In addition, when a customer purchases your product or service they feel they are personally contributing to your cause.
When the social responsibility efforts of your business become part of the company culture, people take notice.
- Related content: 3 Reasons to incorporate social good strategies into your business.
Businesses that are getting it right…
TOMS® is known for the business model of providing a pair of shoes to a person in need for every pair of shoes they sell.
As admirable as that goal is, their passion for human rights goes well beyond that. They also partner with a number of charitable organisations to demonstrate ethical behaviour. TOMS® now also helps to restore visually-impaired individuals, provides clean drinking water and builds businesses in developing countries
DELL now contributes to environmental management by shipping their laptops in less wasteful containers using more eco-friendly markets
STARBUCKS is hiring 25,000 veterans before the year 2025 as part of their mission to be a socially responsible company
- Related content: Secrets of a successful business and not-for-profit partnership.
So what can you do, how can you go all in?
Here are some suggestions to help get you started…
1. Consider your brand and purpose
What do you do and who do you help? What does your organisation stand for?
2. Look at the Sustainable Development Goals
Choose a goal and target to focus on for the next three years. Focus your attention, don’t spread yourself too thin. Once you have clarity on the cause stick to supporting one or two organisations who fit the criteria. This will help you to have an impact.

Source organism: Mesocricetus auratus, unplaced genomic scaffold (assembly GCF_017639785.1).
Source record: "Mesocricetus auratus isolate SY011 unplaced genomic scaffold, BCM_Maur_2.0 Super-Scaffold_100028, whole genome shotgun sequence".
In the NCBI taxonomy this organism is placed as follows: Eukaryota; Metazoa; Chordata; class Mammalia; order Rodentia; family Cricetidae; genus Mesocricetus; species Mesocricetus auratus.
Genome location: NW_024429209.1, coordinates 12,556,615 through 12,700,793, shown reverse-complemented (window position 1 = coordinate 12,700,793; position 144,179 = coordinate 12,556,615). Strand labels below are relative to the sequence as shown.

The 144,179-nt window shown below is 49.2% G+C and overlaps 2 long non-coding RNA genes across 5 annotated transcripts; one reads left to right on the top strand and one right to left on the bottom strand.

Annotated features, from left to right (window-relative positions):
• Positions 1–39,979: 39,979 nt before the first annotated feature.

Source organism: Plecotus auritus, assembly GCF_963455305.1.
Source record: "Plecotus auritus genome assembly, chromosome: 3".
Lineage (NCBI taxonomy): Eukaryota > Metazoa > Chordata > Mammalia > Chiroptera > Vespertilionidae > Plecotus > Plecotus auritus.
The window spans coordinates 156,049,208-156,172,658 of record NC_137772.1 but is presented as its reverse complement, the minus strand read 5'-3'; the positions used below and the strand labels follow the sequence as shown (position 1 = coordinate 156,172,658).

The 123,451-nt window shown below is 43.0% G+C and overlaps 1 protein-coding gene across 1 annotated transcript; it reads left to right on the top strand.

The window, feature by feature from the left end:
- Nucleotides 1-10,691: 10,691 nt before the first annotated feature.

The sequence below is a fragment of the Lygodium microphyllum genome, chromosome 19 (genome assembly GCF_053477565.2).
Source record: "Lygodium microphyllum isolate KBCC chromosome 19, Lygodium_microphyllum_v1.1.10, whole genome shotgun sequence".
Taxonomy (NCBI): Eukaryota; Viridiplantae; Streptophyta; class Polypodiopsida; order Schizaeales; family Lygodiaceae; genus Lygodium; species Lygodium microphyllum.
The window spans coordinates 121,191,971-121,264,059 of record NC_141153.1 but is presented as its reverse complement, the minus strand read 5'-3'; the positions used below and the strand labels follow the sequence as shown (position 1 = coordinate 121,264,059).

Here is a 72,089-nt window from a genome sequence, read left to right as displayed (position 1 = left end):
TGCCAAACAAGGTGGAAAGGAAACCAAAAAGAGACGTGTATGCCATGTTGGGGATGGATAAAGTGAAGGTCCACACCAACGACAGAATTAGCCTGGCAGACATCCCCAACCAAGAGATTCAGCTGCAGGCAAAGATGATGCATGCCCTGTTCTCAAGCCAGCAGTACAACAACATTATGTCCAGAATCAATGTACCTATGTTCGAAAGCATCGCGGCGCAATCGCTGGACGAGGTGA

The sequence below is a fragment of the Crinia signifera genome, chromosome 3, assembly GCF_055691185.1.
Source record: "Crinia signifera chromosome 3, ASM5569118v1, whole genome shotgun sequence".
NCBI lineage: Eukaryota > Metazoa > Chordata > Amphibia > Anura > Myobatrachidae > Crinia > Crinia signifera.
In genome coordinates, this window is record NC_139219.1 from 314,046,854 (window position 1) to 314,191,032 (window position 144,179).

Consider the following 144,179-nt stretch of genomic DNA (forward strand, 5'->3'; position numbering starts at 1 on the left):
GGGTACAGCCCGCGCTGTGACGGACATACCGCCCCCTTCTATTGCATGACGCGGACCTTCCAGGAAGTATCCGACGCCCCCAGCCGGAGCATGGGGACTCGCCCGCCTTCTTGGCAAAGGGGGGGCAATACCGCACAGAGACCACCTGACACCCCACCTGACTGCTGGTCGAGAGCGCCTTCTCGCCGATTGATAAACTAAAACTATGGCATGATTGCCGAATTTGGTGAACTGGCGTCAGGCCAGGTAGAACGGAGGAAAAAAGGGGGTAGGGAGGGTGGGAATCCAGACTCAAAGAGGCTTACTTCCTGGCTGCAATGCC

3. Involve your team
Engage them in a workshop to choose the goal that will be your focus and that will deliver a positive change to society.
4. Agree on the activities you will deliver
There are lots of activities you could engage in, such as:
- Making financial donations to charities aligned to your cause.
- Inviting customers to make a donation to your chosen charity.
- Considering ‘social hiring’ employ individuals who have experienced personal challenges (such as poverty, neglect, war trauma).
- Giving them an opportunity to work as part of your team.
- Fundraising events on behalf of your chosen organisations.
- Sharing time: offer volunteer hours to your team.
5. Become an ambassador for the cause you have chosen
You could tell others about the work and share how they can help. Using suppliers who have a ‘social mission’ or sponsoring a project or event that is aligned with your chosen cause could work too.
6. Deliver your chosen activities
Get the team involved, keep track of who is doing what.
7. Measure the impact of your work
Who did you help, how did you help them, what difference was made.
8. Agree Key Performance Indicator (KPI)
Have social responsibility on your agenda at every management meeting. Keep it at the top of hearts and minds.
9. Review your activity
What did you do well? What would you change? How can you make a bigger impact?
10. Communicate your impact
Create an annual impact report that can be shared with staff, customers and the wider community.
11. Set targets and measure the benefit to your business
Do you have engaged staff, loyal customers, increased sales and better quality recruitment applicants?
Finally… celebrate being a business with a social purpose!
So, are you ready to go all in? If you are, then you’ll quickly find that its the best thing you have ever done.
Not sure where to start? Do you need help? Contact Caroline at email@example.com.